Alligator encounters allow families to go wild in Louisiana

Standing in my life jacket on the side of the Manchac swamp, I spot a 4-foot long alligator lounging in the afternoon sun. Belly low, jaw raised and eyes closed, he’s paying no attention to me at all. It is exactly the way I like my alligators.

I suggest to Kirk Duplantis, our tour guide from Wild Louisiana Tours that maybe this sighting from the safety of the shore is enough for today. He laughs. Hard.

“Oh, that one? That’s a baby.” He says as he works with my husband, Ish to lower kayaks into the water. “They get way bigger than that.”

All three of the males in my family break into grins. I am not smiling.

Alligator Wild | Another side of New Orleans Plantation Country

This area of Louisiana continues to surprise me. In the brochures, they refer to it as Plantation Country, and it is easy to see why. The lavish estate homes that line the Mississippi river are holdovers from a bygone era; one that included a brutal slave trade in the wealth-creating production of cotton. That aspect of the state is here to be inspected, reviewed and revisited and we did so. But  my travels have taught me that no place is one thing.

There can be rural parts of a city and flashy parts on a farm.

The trick when travelling to a place with a harsh history is to somehow find your way to the history but also to the stories beyond it. We wanted to acknowledge the past but also to understand what the locals love.

And here, on the historic Manchac swamp, what they love are their wild spaces. We had to explore it for ourselves.

We paddle out past the overpass and soon the only sounds are the wind in the trees and the oars hitting the waters. The sun is hot today and sunscreen and water are passed around as we make our way through the swamps and bayous.  Duplantis shares stories of the Native Americans who first called the area home and tales of the logging ghost town that was once here.

Alligator Wild | Wild Louisiana Kayak Tour

We’re out for almost three hours and there are moments when I forget my concerns about limb loss and settle into the rhythm of the water. As a family of beginners, I’m surprised at how quickly we pick it up. Soon we’re comfortable enough to pause for photos. We spot turtles, herons and egrets as we go.

The alligators play nice and there’s a feeling of triumph when we make it back to shore alive. (Although, the fact that the “baby” is not where we left him makes me a tad uncomfortable.)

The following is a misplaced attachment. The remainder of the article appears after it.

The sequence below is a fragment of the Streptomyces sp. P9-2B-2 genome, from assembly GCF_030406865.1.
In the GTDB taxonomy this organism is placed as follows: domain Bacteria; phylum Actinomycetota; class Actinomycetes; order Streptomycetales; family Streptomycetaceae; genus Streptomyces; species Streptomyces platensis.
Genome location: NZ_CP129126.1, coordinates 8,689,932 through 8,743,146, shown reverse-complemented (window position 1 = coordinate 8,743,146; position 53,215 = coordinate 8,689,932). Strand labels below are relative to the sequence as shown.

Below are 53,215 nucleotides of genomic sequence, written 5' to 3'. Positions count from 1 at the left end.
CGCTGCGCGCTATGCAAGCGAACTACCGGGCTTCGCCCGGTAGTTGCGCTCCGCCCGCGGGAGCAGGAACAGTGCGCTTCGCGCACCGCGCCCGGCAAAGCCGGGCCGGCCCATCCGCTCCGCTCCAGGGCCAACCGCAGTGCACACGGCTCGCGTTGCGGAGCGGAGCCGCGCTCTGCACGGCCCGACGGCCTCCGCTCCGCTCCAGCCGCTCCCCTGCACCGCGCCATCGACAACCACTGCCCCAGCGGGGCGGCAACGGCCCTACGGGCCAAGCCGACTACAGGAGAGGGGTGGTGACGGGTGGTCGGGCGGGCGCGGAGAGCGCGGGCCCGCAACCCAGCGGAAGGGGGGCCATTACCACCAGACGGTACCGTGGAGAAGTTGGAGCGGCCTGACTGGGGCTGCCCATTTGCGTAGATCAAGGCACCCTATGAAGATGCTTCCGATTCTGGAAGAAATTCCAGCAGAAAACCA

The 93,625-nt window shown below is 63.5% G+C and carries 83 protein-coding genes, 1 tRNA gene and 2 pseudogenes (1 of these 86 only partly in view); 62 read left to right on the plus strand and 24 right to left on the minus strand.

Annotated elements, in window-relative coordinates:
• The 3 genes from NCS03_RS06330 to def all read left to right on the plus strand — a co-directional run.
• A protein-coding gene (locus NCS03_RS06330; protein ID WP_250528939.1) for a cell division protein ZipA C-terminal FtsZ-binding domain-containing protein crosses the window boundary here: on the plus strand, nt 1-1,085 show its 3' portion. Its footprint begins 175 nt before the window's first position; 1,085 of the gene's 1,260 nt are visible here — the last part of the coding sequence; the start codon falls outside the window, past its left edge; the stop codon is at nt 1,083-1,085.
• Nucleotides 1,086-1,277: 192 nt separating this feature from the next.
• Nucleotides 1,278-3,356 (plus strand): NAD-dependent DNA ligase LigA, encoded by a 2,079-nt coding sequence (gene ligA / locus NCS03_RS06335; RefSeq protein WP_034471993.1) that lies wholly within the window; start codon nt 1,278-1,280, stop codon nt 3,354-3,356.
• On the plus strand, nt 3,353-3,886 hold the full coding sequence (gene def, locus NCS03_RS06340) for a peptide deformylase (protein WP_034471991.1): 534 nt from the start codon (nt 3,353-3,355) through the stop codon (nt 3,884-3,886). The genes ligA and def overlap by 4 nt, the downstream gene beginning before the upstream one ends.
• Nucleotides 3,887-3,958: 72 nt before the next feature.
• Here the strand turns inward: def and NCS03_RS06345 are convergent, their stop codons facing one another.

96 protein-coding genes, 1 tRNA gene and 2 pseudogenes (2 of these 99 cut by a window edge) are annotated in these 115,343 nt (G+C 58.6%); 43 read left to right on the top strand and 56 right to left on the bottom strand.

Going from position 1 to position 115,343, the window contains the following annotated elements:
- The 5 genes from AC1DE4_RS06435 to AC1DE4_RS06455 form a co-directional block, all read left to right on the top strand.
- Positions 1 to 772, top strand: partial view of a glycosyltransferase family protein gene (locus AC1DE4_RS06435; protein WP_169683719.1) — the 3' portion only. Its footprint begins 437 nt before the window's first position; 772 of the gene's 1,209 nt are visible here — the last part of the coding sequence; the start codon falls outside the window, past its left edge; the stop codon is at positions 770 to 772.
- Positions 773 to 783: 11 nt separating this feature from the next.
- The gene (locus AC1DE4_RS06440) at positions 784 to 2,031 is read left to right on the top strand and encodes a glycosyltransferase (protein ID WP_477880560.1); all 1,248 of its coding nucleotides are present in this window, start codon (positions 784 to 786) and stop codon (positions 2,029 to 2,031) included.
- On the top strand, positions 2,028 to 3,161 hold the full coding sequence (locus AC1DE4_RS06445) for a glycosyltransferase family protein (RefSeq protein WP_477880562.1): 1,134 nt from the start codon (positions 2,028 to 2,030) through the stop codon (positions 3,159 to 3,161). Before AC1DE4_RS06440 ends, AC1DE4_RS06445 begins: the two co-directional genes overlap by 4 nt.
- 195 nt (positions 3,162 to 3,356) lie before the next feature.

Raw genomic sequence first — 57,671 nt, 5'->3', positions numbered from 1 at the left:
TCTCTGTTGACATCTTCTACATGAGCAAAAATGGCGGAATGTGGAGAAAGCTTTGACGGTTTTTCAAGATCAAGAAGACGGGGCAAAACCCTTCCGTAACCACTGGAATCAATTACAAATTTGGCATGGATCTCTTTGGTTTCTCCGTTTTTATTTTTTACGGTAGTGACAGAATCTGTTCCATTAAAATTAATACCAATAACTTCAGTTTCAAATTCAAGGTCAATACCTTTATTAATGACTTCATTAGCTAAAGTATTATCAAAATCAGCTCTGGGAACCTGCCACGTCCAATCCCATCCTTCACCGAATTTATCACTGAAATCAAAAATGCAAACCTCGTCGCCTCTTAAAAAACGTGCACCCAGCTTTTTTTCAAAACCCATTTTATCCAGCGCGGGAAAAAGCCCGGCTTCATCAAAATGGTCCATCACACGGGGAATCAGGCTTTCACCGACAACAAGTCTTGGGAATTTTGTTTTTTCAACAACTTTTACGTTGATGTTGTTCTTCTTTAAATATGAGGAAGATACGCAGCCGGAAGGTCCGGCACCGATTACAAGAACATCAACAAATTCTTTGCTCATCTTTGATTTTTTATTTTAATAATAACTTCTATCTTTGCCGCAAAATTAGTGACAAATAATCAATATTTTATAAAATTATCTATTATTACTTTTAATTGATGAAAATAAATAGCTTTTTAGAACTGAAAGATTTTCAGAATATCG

The good news is that if the idea of being only a plastic boat away from an alligator isn’t your style, there is another option that gets you close enough to appreciate the animals without constantly wondering if they’re sizing you up for dinner.

Alligator Wild | Cajun Pride Swamp Tour

On a Cajun Pride Swamp tour, we board a swamp boat with a lively captain who takes us into a much more frequented part of the swamp. We aren’t two feet from shore when the first few alligators swim by.

The animals in this part of the swamp are used to the boats coming through, our captain explains. As we ride along we spot alligators, a variety of birds and several families of raccoons on the shoreline.When the guide passes around a skull to give us a sense of just how big these gators can get, the boys go to town with silly photos.

But the tour is about more than the animals. As we cruise, the beauty of the area shows itself. We learn about the importance of the Louisiana Wetlands and Cajun history in the area. The kids are as fascinated by the stories as the creatures. When the tour is over, everyone is surprised at how quickly it went.

At the end of the day, I’m no closer to wanting an alligator in my backyard, but my fears are tempered by a new perspective of the area and an appreciation – and healthy respect – for the wildlife of the swamp.

Always the ham, Cameron mocks his mother in New Orleans Plantation Country.

Alligator Wild | Just the Facts

Wild Louisiana Tours Kayak Trip: $59 per person; Children 12 and under $40 . Transportation can be arranged for a fee.

Cajun Pride Swamp Boat Trip:  Retail price $27 for adults and $16 for kids aged 4-12. Online discounts and transportation options available at 

Our family travelled with United Front Transportation Services throughout our visit.

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This is the second in a series of posts about our time in New Orleans Plantation Country. You can read our first post about our encounters with locals trying to share the history of the area here.

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Disclosure: These posts are sponsored in part by the As always, all opinions are my own.